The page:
A bruising, nearly 48-point loss to Hillary Clinton in South Carolina on Saturday night dramatically narrowed the path forward for Bernie Sanders, raising serious doubts about his ability to win the delegates needed to secure the Democratic nomination.
South Carolina will widen Clinton’s delegate lead, which stood at one after her Nevada win on Feb. 20. But more significantly, the contest here demonstrated that the Vermont senator has failed to make any headway at all with African-American voters in the South. Even with 200 paid Sanders staffers on the ground and nearly $2 million in television spending, Clinton swept the black vote by a 5-to-1 ratio, according to exit polls. Among black voters 65 and older, Clinton won by a stunning 96 percent to 3 percent.
“When we stand together, there is no barrier too big to break,” Clinton said at her victory rally in Columbia, where, for the first time on a 2016 election night, she took the stage without Bill or Chelsea Clinton by her side. “Tomorrow, we take this campaign national.”
Now, heading into Super Tuesday, when 11 states will cast ballots on March 1, Sanders will face possibly insurmountable contests in Georgia, Tennessee, Alabama, Arkansas and Virginia, all states with sizable black populations in which he has not invested as much time or money.
“Delegates determine the presidential nomination, and I don’t see a path for Sanders to get there,” said Jeff Berman, a consultant to the Clinton campaign who ran Barack Obama’s 2008 delegate strategy.
Running through a best-case scenario for Sanders, Clinton operatives said they expect Sanders could win Colorado, Minnesota, Massachusetts, Oklahoma and Vermont — states tailor-made for the democratic socialist because they hold caucuses, are predominantly white, located in New England or have a history of electing progressives.
But even if Sanders manages to pull out significant wins in all five, the delegate math will make it difficult for Sanders to catch up: They represent only one-third of the delegates up for grabs on Tuesday. And the Clinton campaign has invested heavily in states like Colorado and Minnesota in order to limit Sanders’ margins.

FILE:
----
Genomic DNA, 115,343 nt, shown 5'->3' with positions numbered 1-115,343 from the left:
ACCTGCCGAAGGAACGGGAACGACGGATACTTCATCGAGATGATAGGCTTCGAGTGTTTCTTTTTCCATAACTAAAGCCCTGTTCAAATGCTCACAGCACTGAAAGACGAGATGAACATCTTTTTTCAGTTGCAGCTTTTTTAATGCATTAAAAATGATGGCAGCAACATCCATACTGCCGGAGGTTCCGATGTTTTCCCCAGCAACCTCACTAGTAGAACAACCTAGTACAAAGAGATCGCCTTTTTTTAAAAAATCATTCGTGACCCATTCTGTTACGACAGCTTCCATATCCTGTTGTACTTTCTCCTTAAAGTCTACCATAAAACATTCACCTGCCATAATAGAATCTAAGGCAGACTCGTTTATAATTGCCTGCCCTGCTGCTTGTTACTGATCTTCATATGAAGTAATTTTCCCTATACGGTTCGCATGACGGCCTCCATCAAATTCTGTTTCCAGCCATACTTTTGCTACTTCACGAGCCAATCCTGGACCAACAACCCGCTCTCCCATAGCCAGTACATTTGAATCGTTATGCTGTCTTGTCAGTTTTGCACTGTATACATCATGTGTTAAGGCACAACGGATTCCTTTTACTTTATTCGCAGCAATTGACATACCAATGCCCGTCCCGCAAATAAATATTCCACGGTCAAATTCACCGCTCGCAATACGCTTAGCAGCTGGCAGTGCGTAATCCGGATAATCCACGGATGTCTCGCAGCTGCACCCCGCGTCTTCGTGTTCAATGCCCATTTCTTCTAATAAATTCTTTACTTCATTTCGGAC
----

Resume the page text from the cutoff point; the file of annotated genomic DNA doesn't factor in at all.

Sanders’ operatives said they are looking beyond Super Tuesday, to the friendlier terrain of Kansas, Nebraska and Maine to deliver them wins. But by then, Clinton operatives predicted, it could be too little, too late to close the delegate gap.
BB has been insistent that Mass. will go for Hillary. It seems that recent polls back her up.
Former secretary of state Hillary Clinton holds an eight-point lead over Bernie Sanders in a new poll of Massachusetts Democratic primary voters, suggesting that the Vermont senator needs to attract significant support during the final push to eke out a much-needed win in Tuesday’s Massachusetts presidential primary.
Clinton draws 50 percent of the vote, while Sanders picks up 42 percent and eight percent remain undecided, according to the Suffolk University poll released Sunday. The poll was conducted Thursday, Friday, and Saturday.
I expect record turnout to continue with the nation’s Black voters because they know what’s at stake. The dismantling of the Voting Rights Act is a not something trivial. This will not go away. Here in Louisiana and in New Orleans, turning out the Black vote is important. The community is coming together for Hillary as she stands as the symbol and the promise of continuing President Obama’s legacy. This is something not lost on any of us that were active in 2007 and 2008 from either the Clinton or Obama Camps.